Exp.1: “Yeast amount comparison – 300ml Vitallity starter vs. 1200 ml Vitallity starter”

The first experiment on “The Bubble Logger Project” blog is to compare the yeast pitching rate. The Bubble Logger give both yeast activity measurements and SG estimate, hence, we will have good details on how the fermentation is affected by high or low amount of pitched yeast. This experiments is carried out by brewing one batch and split it into 2 fermenters of equals size and hence only varies the parameter of amount of yeast added.

The way I brew is by overnight chilling where I simply let nature takes it toll and hence this give the possibility to make a vitality starter as I pitch the yeast more or less 24 hours after turning heat off, and hence in this experiment we see how 4 times more slurry of a dry yeast “vitallity started” treated yeast behave in a 1:4 situation.

The other part of this experiments is to see how “re-using” hops from major dry hopping spins out. As I often use 400g hops for a NEIPA (20L) and find the hops rather “dry” after examining them after use, I thought how about re-use this high amount of hops (I use keg metal hop containers and only inset 100g at each). So the other part of this experiment is to see how re-use hops turns out (done it once before). In this experiment we re-use 150g there have been dry hopped for 6 days and hence assumes 25% reduction in bitter units accordingly of the used hops.

RE-Use Sweet IPA Hop´s – Batch 1 (300ml) + Batch 2 (1200ml)**

American IPA – 5.4%

Original Gravity: 1.057
Final Gravity: 1.018
IBU (Tinseth): 46
Color: 16.5 EBC 
Amounts (liters): 10L + 10L

Strike Temp — 71.3 °C
Temperature — 68 °C — 150 min

Malts (2.625 kg)
2.2 kg (83.8%) — Avangard Pale Ale Malt — Grain — 5.9 EBC
300 g (11.4%) — Weyermann Munich I — Grain — 14 EBC
125 g (4.8%) — Caramel/Crystal Malt — Grain — 118 EBC

Boil: 30min

Hops (80.8 g)
40.4 g (29 IBU) — Citra 10% — Aroma — 30 min hopstand @ 90 °C
18.8 g (5 IBU) — Cascade 4% — Aroma — 30 min hopstand @ 90 °C
10.8 g (5 IBU) — Amarillo 6% — Aroma — 30 min hopstand @ 90 °C
10.8 g (8 IBU) — Simcoe 10% — Aroma — 30 min hopstand @ 90 °C

15 g — Mangrove Jack’s M44 US West Coast Yeast VITALLITY started 24h (1.5L + 15g dry yeat) – splitted into 300ml and 120ml

**Orginal recipy: https://share.brewfather.app/B5CXBhJziDBZU9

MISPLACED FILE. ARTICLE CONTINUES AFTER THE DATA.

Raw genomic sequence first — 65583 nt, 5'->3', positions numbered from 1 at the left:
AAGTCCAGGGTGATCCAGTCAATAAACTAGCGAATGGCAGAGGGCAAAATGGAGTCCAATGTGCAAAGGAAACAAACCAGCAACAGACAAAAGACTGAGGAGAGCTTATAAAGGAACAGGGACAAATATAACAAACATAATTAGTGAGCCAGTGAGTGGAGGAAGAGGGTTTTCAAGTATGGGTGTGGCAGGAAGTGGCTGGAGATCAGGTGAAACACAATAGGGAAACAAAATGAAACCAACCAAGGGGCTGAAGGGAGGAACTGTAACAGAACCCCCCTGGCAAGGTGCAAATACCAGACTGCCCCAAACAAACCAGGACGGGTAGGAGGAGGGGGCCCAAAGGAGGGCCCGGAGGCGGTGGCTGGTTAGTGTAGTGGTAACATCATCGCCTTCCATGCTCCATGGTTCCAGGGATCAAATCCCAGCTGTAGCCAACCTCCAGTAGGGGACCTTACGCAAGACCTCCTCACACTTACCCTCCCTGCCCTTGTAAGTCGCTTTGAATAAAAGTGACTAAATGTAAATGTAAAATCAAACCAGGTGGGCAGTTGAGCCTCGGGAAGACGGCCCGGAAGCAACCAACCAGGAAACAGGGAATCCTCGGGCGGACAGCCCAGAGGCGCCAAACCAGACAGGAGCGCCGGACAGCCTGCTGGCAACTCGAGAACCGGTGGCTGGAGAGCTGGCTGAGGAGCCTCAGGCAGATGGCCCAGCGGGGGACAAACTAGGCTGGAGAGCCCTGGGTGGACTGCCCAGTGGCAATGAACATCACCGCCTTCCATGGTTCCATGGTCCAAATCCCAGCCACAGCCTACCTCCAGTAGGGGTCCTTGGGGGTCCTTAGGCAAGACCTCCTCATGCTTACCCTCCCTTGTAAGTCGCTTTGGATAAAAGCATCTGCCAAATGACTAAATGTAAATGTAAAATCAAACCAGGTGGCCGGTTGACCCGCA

The 3 following dataset was generated by the Bullble-logger : Blops pr. min (BPM), Gravity and Temperature. Green lines is from HIGH yeast of 1200ml and Bue lines is for LOW yeast amount of 300ml.

Figure 1: Blops pr Min (BPM) for HIGH and LOW yeast amount. (Data re-calcualted).

Based on the Blops pr. Min (BPM) we can conclude:

  • The HIGH yeast (Green line) start around 5 hours before the same activity is seen at the LOW yeast (Blue line).
  • The HIGH yeast have a higher intensity even we account for a small differeny airlocks dynamics (bubble-genration).
  • THe LOW yeast on the other hand have a longer fermentation and ends 8-12 hours later.

If we also look at the SG in Figure 2 we agian see the LOW yeast is delayed in activity:

Figure 2: The Gravity over time of HIGH yeast amount (1200ml) and LOW yeast (300ml). (Data re-calcualted).

From the last Figure, Figure 3, for temperature we can also see someting interesting:

  • The High yeast faster got warmer suporting the High yeast did start ealier.
  • Secondly the HIGH yeast also got a bit warmer than the slow yeast also supporting the claim the HIGH yeast did reach relativity higher BPM and had a higher intensity.


Where or not a ration of 1:4 is the right to really show big difference between high or low yeast is something I need to consider. Maybe 100ml vs. 1400ml would have been more profund. The delay of 8-12 hours before the LOW yeast amount got to 80-90% of FG, is i my mind not something there is really important. One thing I did not expect was the HIGH yeast got almost 3.5 Degree over ambient temperature and nearly 1 degree higher than the LOW yeast.

Finally, as I have been dooing “Vitality starting” for my brews for the last 2 years, I do know they get completed very fast, but still it is remarkable both brews, either HIGH or LOW yeast amount, did complited 90% of the fermentation in just under 24 hours (HIGH yeast) and the LOW yeast was 36 hours on the same. Both very fast.

I guess next brewing should be 5g dry “Vitality started” vs. 5g Dry directly in bucket?

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